[0250] The data bus 13 a is provided between the banks 11-0 and 11-1, extends parallel to the rows of memory cells and is connected to the data I/O circuit 12. Similarly, the data bus 13 b is provided between the banks 11-2 and 11-3, extends parallel to the rows of memory cells and is connected to the data I/O circuit 12. Both data buses 13 a and 13 b are designed to transfer 32-bit (4-byte) data. As can be seen from FIG. 16, the components of each bank are laid out in the same fashion as in the semiconductor memory chip illustrated in FIG. 22.

[0251]FIG. 27 shows the layout of a second modification of the memory chip 10 illustrated in FIGS. 11 and 23. FIG. 28 illustrates, in detail, the layout of the memory chip depicted in FIG. 27.

[0252] This modified memory chip is different from the chip 10 shown in FIG. 11 and 23 in the following respects.

[0253] First, each bank (or main bank) consists of two sub-banks. More specifically, the main bank 11-0 consists of sub-banks 11-0-#0 and 11-0-#1; the main bank 11-1 consists of sub-banks 11-1-#0 and 11-1-#1; the main bank 11-2 consists of sub-banks 11-2-#0 and 11-2-#1; and the main bank 11-3 consists of sub-banks 11-3-#0 and 11-3-#1. Two sub-banks of only one main bank are simultaneously selected by a bank-selecting circuit (not shown). Thus, when the sub-banks 11-0-#0 and 11-0-#1, are selected, the sub-banks of the main banks 11-1, 11-2 and 11-3 are not selected. Likewise, when the sub-banks 11-1-#0 and 11-1-#1 are selected, the sub-banks of other main banks 11-0, 11-2 and 11-3 are not selected. The sub-banks 11-0-#0, 11-1-#0, 11-0-#1 and 11-1-#1 form a first group and are connected to the data bus 13 a. Similarly, the sub-banks 11-2-#O, 11-3-#0, 11-2-#1 and 11-3-#1 form a second group and are connected to the data bus 13 b.

[0254] Second, each of the sub-banks is designed to store and output eight bits (1 byte) at the same time. Each sub-bank has only one column decoder CD, not two as in the first comparative memory chip shown in FIG. 11. One column decoder CD is sufficient since the sub-bank stores and output eight bits. The column decoder CD is designed to select two columns of memory cells, as in the memory chip shown in FIG. 11, whereby the memory-cell blocks BLa to BLd store and output two bits each. Each sub-bank comprises memory cell arrays CAL and CAR, row decoders RD, local DQ-line pairs 18 a, and global DQ-line pairs 18 b and QD buffers QD, which are laid out almost in the same manner as in the memory chip shown in FIG. 11.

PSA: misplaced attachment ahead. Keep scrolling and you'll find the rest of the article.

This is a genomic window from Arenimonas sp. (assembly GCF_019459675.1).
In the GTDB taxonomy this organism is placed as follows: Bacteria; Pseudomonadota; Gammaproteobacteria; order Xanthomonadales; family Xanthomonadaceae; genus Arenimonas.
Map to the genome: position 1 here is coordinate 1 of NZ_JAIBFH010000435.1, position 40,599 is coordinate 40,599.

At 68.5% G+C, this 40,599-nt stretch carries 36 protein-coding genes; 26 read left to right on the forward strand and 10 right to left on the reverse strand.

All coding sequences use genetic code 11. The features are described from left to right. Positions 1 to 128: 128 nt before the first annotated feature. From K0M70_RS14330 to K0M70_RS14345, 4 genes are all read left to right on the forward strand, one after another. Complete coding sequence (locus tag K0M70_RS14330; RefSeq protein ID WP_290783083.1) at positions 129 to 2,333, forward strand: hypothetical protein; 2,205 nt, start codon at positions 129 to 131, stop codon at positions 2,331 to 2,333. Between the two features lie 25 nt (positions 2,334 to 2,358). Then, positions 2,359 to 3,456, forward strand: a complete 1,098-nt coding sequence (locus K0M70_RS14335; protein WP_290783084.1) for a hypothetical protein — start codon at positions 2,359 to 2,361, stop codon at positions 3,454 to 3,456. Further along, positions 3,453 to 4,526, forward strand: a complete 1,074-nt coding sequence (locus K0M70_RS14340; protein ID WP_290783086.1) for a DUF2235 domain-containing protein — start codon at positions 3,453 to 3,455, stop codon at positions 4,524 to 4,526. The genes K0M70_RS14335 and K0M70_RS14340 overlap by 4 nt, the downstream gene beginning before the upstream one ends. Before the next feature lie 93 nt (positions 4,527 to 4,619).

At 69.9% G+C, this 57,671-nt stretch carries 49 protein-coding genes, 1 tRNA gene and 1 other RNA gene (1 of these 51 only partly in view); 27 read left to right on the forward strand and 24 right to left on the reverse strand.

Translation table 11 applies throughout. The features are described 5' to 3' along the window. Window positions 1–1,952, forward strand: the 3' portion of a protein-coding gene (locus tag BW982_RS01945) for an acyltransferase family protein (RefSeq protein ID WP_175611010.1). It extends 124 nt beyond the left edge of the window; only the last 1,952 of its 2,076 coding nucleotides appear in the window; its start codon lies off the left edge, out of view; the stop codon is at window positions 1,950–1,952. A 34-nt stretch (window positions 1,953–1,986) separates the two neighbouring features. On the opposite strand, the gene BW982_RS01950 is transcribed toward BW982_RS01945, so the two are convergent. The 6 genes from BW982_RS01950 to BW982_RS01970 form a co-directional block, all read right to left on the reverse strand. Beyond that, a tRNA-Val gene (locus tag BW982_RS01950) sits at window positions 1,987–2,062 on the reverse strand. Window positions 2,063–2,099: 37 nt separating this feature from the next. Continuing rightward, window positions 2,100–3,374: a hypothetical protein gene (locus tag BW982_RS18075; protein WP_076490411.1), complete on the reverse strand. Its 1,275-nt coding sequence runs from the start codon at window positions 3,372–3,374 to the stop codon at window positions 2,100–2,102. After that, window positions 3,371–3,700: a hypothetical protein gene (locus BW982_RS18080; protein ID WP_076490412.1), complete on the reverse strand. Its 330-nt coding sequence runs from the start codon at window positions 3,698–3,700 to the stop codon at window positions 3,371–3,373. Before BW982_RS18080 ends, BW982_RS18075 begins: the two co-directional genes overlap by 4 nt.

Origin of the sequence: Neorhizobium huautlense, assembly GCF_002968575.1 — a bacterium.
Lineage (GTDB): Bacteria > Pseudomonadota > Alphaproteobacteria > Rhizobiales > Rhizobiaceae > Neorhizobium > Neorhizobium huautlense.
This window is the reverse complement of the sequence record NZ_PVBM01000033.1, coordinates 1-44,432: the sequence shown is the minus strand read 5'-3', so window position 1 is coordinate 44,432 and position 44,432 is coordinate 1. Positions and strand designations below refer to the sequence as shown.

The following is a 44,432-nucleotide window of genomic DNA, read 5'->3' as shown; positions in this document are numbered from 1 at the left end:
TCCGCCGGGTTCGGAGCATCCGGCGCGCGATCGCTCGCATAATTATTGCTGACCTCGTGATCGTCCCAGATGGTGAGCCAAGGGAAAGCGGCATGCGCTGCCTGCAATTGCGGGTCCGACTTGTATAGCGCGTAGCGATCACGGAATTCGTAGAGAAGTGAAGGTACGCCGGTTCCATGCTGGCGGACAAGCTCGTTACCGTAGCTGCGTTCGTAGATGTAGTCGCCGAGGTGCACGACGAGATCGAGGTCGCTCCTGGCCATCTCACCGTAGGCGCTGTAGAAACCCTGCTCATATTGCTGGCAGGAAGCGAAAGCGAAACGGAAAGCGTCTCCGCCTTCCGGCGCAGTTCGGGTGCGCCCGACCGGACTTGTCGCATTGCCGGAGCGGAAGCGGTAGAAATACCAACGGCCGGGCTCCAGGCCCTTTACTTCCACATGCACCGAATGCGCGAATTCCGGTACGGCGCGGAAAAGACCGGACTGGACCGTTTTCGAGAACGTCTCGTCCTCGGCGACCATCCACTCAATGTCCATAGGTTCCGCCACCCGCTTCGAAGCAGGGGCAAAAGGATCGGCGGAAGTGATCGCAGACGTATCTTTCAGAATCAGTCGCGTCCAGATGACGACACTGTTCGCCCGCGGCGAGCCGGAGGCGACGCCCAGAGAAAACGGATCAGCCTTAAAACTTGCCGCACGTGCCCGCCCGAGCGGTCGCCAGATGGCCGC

[0255] Third, the data I/O circuit 12 is provided in the center part of the chip 10, extending parallel to the columns of memory cells, the data bus 13 a is provided for the first group of the sub-banks 11-0-#0, 11-1-#0, 11-0-#1 and 11-1-#1 and located on one side of the data I/O circuit 12, and the data bus 13 b is provided for the second group of the sub-banks 11-2-#0, 11-3-#0, 11-2-#1 and 11-3-#1 and located on the other side of the data I/O circuit 12. The data bus 13 a is located between two associated sub-banks, extends along the rows of memory cells and is connected to the data I/O circuit 12 located in the center part of the chip 10. Similarly, the data bus 13 b is located between two associated sub-banks, extends along the columns of memory cells and is connected to the data I/O circuit 12. Each of the data buses 13 a and 13 b is designed to transfer 16 bits.

[0256] In the modified memory chip shown in FIG. 27, when the sub-banks 11-0-#0 and 11-0-#1, for example, are selected, 8-bit data is transferred via the data bus 13 a between the sub-bank 11-0-#0 and the data I/O circuit 12, and 8-bit data is transferred via the data bus 13 a between the sub-bank 11-0-#1 and the data I/O circuit 12.

[0257]FIG. 29 shows the layout of a second modification of the memory chip illustrated in FIG. 22.

[0258] This modified memory chip is different from the chip 10 shown in FIG. 11 and 23 in the following respects.

[0259] First, each bank (or main bank) consists of two sub-banks. More specifically, the main bank 11-0 consists of sub-banks 11-0-#0 and 11-0-#1; the main bank 11-1 consists of sub-banks 11-1-#0 and 11-1-#1; the main bank 11-2 consists of sub-banks 11-2-#0 and 11-2-#1; and the main bank 11-3 consists of sub-banks 11-3-#0 and 11-3-#1. Two sub-banks of only one main bank are simultaneously selected by a bank-selecting circuit (not shown). Thus, when the sub-banks 11-0-#0 and 11-0-#1, are selected, the sub-banks of the main banks 11-1, 11-2 and 11-3 are not selected. Likewise, when the sub-banks 11-1-#0 and 11-1-#1 are selected, the sub-banks of other main banks 11-0, 11-2 and 11-3 are not selected. The sub-banks 11-0-#0, 11-1-#0, 11-0-#1 and 11-1-#1 form a first group and are connected to the data bus 13 a. Similarly, the sub-banks 11-2-#0, 11-3-#0, 11-2-#1 and 11-3-#1 form a second group and are connected to the data bus 13 b.